- The portcullis is from the arms of Lady Margaret Beaufort
- The bell is a symbol of the Wordsworth family.
- The Talbot dogs represent Edward Talbot
The original coat of arms consisted of three daisies and bore the motto - "Ex solo ad solem" meaning "From the earth to the sun" and can be seen to adorn Talbot hall, and the Wordsworth and Toynbee buildings.
Culture and traditions
The grounds, along with those of Trinity College, Oxford, were the basis for Fleet College in the American author Charles Finch's novel set in Oxford University, The Last Enchantments. A thinly disguised version of the college appeared as "Lady Matilda's College" in an episode of Lewis. Portions of the episode were filmed within the hall. There is a circular wooden bench dedicated to Iris Murdoch in the college gardens where she used to go walking.
Students may not walk on the quadrangle, however there is a custom of permitting them to do so on completion of their final examinations.
LMH is one of nine Oxford colleges to use the 'two-word' Latin grace, this grace is also used by five colleges at the University of Cambridge. The person presiding at High Table says the grace in two parts at formal meals. The first half of the grace, the ante cibum, is said before the meal starts and the second, the post cibum, once the meal's conclusion. It is as follows:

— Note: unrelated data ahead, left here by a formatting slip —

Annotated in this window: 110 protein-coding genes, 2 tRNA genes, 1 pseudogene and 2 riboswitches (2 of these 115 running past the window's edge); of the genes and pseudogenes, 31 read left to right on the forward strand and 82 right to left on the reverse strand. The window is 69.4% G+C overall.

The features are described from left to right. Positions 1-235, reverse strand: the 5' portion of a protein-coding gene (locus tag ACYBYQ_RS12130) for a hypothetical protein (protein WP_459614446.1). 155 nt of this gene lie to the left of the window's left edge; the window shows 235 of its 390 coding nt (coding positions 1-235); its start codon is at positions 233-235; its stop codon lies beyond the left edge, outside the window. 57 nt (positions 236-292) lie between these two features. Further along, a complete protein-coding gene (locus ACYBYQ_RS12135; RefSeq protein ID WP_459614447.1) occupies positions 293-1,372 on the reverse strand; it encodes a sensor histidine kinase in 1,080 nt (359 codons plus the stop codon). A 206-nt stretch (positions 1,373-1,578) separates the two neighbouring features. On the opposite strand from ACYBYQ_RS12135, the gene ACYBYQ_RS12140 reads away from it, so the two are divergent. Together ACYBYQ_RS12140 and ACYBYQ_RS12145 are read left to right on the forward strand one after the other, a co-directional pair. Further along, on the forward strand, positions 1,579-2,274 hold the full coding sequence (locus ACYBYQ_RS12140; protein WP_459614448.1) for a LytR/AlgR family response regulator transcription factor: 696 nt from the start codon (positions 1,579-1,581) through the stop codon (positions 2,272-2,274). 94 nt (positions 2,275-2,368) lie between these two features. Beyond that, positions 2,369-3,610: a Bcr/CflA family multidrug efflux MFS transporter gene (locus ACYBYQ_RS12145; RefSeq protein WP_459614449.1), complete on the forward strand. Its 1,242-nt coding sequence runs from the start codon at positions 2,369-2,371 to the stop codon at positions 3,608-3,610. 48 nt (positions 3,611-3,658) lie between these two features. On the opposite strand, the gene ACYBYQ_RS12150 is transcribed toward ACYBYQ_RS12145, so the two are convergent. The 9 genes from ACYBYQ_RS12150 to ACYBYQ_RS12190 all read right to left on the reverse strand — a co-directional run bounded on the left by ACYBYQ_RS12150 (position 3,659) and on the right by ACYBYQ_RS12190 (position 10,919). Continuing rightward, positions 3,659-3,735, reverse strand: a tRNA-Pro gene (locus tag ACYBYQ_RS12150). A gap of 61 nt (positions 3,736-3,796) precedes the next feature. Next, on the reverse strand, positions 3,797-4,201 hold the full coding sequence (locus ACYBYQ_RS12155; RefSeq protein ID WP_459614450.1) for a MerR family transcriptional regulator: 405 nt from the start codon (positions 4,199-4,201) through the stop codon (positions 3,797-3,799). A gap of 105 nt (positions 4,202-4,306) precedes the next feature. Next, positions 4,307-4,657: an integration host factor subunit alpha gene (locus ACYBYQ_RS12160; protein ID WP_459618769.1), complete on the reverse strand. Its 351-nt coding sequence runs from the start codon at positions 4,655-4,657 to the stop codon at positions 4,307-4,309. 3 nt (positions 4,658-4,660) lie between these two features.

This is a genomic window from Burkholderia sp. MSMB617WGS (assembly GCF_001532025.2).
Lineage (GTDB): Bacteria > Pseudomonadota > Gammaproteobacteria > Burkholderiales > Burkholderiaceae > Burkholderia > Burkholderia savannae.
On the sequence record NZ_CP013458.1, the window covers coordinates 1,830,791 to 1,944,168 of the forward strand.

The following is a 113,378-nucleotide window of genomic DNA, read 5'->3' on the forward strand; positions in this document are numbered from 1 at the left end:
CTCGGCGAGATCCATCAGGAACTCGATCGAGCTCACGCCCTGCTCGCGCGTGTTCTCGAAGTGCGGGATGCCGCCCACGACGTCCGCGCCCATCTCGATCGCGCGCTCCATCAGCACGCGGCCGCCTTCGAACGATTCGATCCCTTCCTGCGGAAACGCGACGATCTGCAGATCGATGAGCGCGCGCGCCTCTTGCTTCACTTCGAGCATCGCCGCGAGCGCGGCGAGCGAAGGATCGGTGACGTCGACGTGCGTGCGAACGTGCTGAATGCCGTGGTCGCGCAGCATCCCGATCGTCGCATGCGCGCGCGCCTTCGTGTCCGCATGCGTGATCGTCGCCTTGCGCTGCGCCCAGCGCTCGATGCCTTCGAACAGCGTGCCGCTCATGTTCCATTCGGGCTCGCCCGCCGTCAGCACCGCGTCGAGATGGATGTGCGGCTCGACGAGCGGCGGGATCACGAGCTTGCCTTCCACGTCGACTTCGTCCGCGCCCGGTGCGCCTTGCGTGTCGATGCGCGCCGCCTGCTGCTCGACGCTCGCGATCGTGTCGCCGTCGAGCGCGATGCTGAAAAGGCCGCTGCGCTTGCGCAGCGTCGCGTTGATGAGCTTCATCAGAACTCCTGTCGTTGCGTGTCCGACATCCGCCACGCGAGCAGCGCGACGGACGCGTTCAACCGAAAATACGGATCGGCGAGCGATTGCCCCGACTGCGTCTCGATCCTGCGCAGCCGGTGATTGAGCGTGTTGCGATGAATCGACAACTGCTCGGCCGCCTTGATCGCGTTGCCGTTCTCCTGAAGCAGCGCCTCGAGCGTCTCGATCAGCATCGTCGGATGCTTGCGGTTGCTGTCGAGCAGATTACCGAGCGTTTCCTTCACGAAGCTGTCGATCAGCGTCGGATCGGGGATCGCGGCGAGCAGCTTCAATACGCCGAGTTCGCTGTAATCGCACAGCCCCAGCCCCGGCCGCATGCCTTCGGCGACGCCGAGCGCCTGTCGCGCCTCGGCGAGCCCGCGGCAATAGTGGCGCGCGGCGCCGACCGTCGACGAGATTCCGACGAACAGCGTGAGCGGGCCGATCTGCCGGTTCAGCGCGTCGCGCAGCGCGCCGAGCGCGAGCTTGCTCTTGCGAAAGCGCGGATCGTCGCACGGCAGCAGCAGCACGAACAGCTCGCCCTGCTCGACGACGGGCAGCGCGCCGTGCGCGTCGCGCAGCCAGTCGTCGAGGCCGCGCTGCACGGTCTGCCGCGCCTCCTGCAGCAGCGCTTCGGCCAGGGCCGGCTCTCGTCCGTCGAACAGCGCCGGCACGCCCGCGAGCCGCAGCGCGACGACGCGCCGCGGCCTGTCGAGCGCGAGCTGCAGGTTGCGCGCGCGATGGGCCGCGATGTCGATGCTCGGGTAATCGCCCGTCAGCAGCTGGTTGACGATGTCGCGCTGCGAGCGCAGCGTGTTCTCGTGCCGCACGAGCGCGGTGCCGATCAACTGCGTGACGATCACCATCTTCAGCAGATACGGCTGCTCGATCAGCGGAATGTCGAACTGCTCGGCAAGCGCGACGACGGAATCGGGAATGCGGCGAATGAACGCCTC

Benedictus benedicat - "May the Blessed One give a blessing"
Benedicto benedicatur - "Let praise be given to the Blessed One" or "Let a blessing be given by the Blessed One"
It was one of the 'Modified Hall' class and it was in service in the South East until December 1963.
Notable fellows and academics
Notable fellows of the college include:
- Dame Lucy Stuart Sutherland
- Ewan McKendrick
- David McDonald
- Alan Rusbridger
- Dame Elizabeth Wordsworth
- Dame Francis Lannon
- Baroness Manningham-Buller
- Robert Stevens
- Guy Stroumsa
- Rhoda Sutherland
- Claudio Sillero-Zubiri
- Barbara Hammond
The college has a number of Visiting Fellows. Holders of this non-salaried role are drawn from a variety of backgrounds, callings and professions. These fellowships are for three years and have included:
- Emma Watson
- Benedict Cumberbatch
- Malorie Blackman
- Cornelia Parker
- Francis Habgood
- Sir Rabinder Singh QC
- Mark Simpson
- Jennifer Rohn
- Henry Marsh
- Neil Tennant
- Beeban Kidron
The fellowships are intended to form a bridge between the academic community and the worlds they inhabit.
Alumni of the college (which are termed Senior Members) include:
- James Allen, Formula One commentator
- Diana Athill, publisher's editor
- Gertrude Bell, writer and diplomat
- Nora Beloff, journalist and political writer
- Benazir Bhutto, former prime minister of Pakistan
- Elisabeth Blochmann, educationalist
- Katharine Mary Briggs, writer